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Wide receiver positions: X, Y, slot explained

Baltimore Ravens v New York Giants Photo by Elsa/Getty Images

New York Giants fan and Big Blue View reader, Bob Brodman, posed this question to the Big Blue View mailbag:

“When WRs are projected to be “just a slot” what does that really mean? There is no WR in the NFL who specialize in playing the X, Y, or Z (slot) in the NFL, and all WR play inside and outside.

For example, class #1 outside WR AJ Brown, Davante Adams, and Justin Jefferson were aligned in the slot 36%, 42%, and 54% of the time in 2021. Or does the label “just a slot WR” really mean that they project as WR3, who usually comes off the field in 12 or 21 personnel?”

Thank you, Bob, for the question. The answer fits nicely into our growing Big Blue View glossary of terms, so here goes.

There must be at least seven offensive players on the line of scrimmage in every offensive formation. Eligible receivers must be on both ends of the line of scrimmage, and any player on the line of scrimmage between them must be ineligible receivers, which is why slot receivers are off the line of scrimmage if the outside receivers are on the line of scrimmage.

The importance of a quality slot receiver has grown ever since the innovative Sid Gillman started employing three wide receiver sets in the 1960s.

The thinking behind a slot receiver is typically associated with size limitations, although I don’t believe it’s consistent. Teams recently have found success aligning their premier receivers in the slot for a few reasons:

  1. Aligning in the slot gives them a less restricted release
  2. They have a two-way go (inside or outside) upon releasing - more space to operate
  3. The ball travels less distance to the slot than the outside receiver
  4. Mismatch reasons - slot cornerbacks tend to be smaller
  5. To take advantage of defensive strategy - quality outside CB, safety rotation, etc.

Also, with the recent proliferation of the RPO game, some offenses want their best receiver as the primary read; this includes quick slants, outs, or bubble screens, like the DaVante Adams’ Packers had so much success running. If the defense runs a lot of zone coverage, a mismatch with linebackers could be exploited as well.

Generally speaking, slot receivers understand how to read defenses, run routes, and where/when to be in certain places. They’re very smart, usually shorter players who are quicker than they are fast.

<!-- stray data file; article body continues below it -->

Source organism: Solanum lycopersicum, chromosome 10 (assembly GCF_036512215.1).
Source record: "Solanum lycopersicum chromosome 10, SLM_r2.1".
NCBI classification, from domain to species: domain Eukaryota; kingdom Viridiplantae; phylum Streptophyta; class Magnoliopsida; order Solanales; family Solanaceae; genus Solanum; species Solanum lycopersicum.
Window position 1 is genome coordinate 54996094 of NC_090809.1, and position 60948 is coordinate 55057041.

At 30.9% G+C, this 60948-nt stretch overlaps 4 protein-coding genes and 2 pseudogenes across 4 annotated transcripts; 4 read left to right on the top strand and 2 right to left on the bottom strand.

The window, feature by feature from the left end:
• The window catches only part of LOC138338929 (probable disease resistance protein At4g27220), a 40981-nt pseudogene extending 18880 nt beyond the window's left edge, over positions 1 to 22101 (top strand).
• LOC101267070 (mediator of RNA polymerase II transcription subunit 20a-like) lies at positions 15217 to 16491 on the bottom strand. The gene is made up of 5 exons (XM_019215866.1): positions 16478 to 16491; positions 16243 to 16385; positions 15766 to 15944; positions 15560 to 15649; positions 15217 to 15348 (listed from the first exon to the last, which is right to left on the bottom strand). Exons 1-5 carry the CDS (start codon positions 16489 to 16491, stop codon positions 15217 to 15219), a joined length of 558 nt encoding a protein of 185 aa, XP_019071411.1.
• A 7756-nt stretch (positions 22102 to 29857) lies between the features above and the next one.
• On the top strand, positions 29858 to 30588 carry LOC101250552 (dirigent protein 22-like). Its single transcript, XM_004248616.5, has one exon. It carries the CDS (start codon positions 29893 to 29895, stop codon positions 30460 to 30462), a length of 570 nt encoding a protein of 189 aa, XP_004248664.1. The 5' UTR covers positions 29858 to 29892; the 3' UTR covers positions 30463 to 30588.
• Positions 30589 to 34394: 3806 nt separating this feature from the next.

X wide receivers - also known as split-ends - are aligned on the line of scrimmage, so the space between them and a press defender is minimal. Strength and size are necessary for traditional X receivers. One-on-one matchups to the outside are best handled by bigger-bodied receivers. Smaller receivers on the outside - who may not be the fastest - could struggle to win one-on-one matchups on outside releases, which, sometimes lazily, earns them ‘slot’ labels.

A Z receiver is off the line of scrimmage and is typically the ‘move’ receiver, the flanker who is often in motion and can also be utilized out of the slot. The Z receiver is typically on the opposite side of the X, and on the same side as the Y (tight end), but not always, of course.

In 11 personnel, the Y is usually the tight end and may have to execute blocking assignments in pass protection. With the Z off the line of scrimmage, the Y can be inside of the Z and be on the line of scrimmage, rendering him an eligible receiver.

In modern offenses, these labels are somewhat more interchangeable and act as an easier way to generalize offensive personnel that is currently being employed by several teams with varying systems and approaches. There are 32 different teams in the NFL with 32 unique styles and strategies on how to best optimize their personnel.

I wouldn’t necessarily say that the slot wide receiver just means the third wide receiver to see the field. Players like Cooper Kupp, Chris Godwin, Amon-Ra St. Brown, and Christian Kirk are best described as slot receivers, but they do play in 21 and 12 personnel packages.